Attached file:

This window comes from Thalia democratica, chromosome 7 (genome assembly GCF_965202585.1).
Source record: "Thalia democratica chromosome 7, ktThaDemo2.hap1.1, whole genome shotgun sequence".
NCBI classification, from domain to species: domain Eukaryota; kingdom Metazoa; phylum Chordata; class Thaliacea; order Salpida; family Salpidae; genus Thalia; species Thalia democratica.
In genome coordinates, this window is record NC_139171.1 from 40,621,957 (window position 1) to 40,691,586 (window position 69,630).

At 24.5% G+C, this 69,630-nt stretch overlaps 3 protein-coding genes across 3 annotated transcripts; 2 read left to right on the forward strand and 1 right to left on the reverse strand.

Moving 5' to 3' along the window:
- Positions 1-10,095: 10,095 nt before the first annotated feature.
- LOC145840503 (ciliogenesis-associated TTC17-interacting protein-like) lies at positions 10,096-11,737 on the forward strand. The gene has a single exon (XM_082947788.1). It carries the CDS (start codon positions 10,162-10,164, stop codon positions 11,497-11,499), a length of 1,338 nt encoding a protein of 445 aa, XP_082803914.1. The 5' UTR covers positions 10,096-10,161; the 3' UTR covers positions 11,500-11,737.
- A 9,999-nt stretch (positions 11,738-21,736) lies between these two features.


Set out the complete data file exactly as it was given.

This window comes from Thalia democratica, chromosome 7 (genome assembly GCF_965202585.1).
Source record: "Thalia democratica chromosome 7, ktThaDemo2.hap1.1, whole genome shotgun sequence".
NCBI classification, from domain to species: domain Eukaryota; kingdom Metazoa; phylum Chordata; class Thaliacea; order Salpida; family Salpidae; genus Thalia; species Thalia democratica.
In genome coordinates, this window is record NC_139171.1 from 40,621,957 (window position 1) to 40,691,586 (window position 69,630).

At 24.5% G+C, this 69,630-nt stretch overlaps 3 protein-coding genes across 3 annotated transcripts; 2 read left to right on the forward strand and 1 right to left on the reverse strand.

Moving 5' to 3' along the window:
- Positions 1-10,095: 10,095 nt before the first annotated feature.
- LOC145840503 (ciliogenesis-associated TTC17-interacting protein-like) lies at positions 10,096-11,737 on the forward strand. The gene has a single exon (XM_082947788.1). It carries the CDS (start codon positions 10,162-10,164, stop codon positions 11,497-11,499), a length of 1,338 nt encoding a protein of 445 aa, XP_082803914.1. The 5' UTR covers positions 10,096-10,161; the 3' UTR covers positions 11,500-11,737.
- A 9,999-nt stretch (positions 11,738-21,736) lies between these two features.